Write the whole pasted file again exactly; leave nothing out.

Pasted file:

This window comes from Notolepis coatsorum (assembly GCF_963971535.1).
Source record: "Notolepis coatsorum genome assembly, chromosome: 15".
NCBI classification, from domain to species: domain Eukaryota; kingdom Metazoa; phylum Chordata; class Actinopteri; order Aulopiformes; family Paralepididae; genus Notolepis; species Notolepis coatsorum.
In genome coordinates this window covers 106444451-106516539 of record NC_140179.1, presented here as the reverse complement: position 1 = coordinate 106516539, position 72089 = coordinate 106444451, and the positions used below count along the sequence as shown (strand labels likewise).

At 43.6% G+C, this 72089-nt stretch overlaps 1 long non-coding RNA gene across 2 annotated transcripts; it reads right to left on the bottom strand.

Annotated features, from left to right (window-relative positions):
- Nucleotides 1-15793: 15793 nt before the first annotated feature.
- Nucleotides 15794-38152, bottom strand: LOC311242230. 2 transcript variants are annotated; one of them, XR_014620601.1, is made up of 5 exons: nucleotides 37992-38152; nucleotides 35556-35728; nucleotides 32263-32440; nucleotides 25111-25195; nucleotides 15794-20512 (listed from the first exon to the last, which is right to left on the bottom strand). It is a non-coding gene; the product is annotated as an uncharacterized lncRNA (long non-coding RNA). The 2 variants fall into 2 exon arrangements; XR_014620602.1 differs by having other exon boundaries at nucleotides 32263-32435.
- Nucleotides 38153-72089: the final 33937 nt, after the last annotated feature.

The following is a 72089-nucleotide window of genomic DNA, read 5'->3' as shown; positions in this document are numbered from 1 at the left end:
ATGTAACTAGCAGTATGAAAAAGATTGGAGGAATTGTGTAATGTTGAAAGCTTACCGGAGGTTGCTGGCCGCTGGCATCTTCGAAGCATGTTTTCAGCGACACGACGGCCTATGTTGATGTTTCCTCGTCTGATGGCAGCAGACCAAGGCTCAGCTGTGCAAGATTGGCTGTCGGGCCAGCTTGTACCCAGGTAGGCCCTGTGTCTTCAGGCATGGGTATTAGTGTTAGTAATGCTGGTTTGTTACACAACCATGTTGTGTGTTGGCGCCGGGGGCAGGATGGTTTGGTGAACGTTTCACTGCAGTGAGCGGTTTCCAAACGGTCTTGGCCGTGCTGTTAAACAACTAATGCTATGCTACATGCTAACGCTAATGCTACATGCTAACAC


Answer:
This window comes from Notolepis coatsorum (assembly GCF_963971535.1).
Source record: "Notolepis coatsorum genome assembly, chromosome: 15".
NCBI classification, from domain to species: domain Eukaryota; kingdom Metazoa; phylum Chordata; class Actinopteri; order Aulopiformes; family Paralepididae; genus Notolepis; species Notolepis coatsorum.
In genome coordinates this window covers 106444451-106516539 of record NC_140179.1, presented here as the reverse complement: position 1 = coordinate 106516539, position 72089 = coordinate 106444451, and the positions used below count along the sequence as shown (strand labels likewise).

At 43.6% G+C, this 72089-nt stretch overlaps 1 long non-coding RNA gene across 2 annotated transcripts; it reads right to left on the bottom strand.

Annotated features, from left to right (window-relative positions):
- Nucleotides 1-15793: 15793 nt before the first annotated feature.
- Nucleotides 15794-38152, bottom strand: LOC311242230. 2 transcript variants are annotated; one of them, XR_014620601.1, is made up of 5 exons: nucleotides 37992-38152; nucleotides 35556-35728; nucleotides 32263-32440; nucleotides 25111-25195; nucleotides 15794-20512 (listed from the first exon to the last, which is right to left on the bottom strand). It is a non-coding gene; the product is annotated as an uncharacterized lncRNA (long non-coding RNA). The 2 variants fall into 2 exon arrangements; XR_014620602.1 differs by having other exon boundaries at nucleotides 32263-32435.
- Nucleotides 38153-72089: the final 33937 nt, after the last annotated feature.

The following is a 72089-nucleotide window of genomic DNA, read 5'->3' as shown; positions in this document are numbered from 1 at the left end:
ATGTAACTAGCAGTATGAAAAAGATTGGAGGAATTGTGTAATGTTGAAAGCTTACCGGAGGTTGCTGGCCGCTGGCATCTTCGAAGCATGTTTTCAGCGACACGACGGCCTATGTTGATGTTTCCTCGTCTGATGGCAGCAGACCAAGGCTCAGCTGTGCAAGATTGGCTGTCGGGCCAGCTTGTACCCAGGTAGGCCCTGTGTCTTCAGGCATGGGTATTAGTGTTAGTAATGCTGGTTTGTTACACAACCATGTTGTGTGTTGGCGCCGGGGGCAGGATGGTTTGGTGAACGTTTCACTGCAGTGAGCGGTTTCCAAACGGTCTTGGCCGTGCTGTTAAACAACTAATGCTATGCTACATGCTAACGCTAATGCTACATGCTAACAC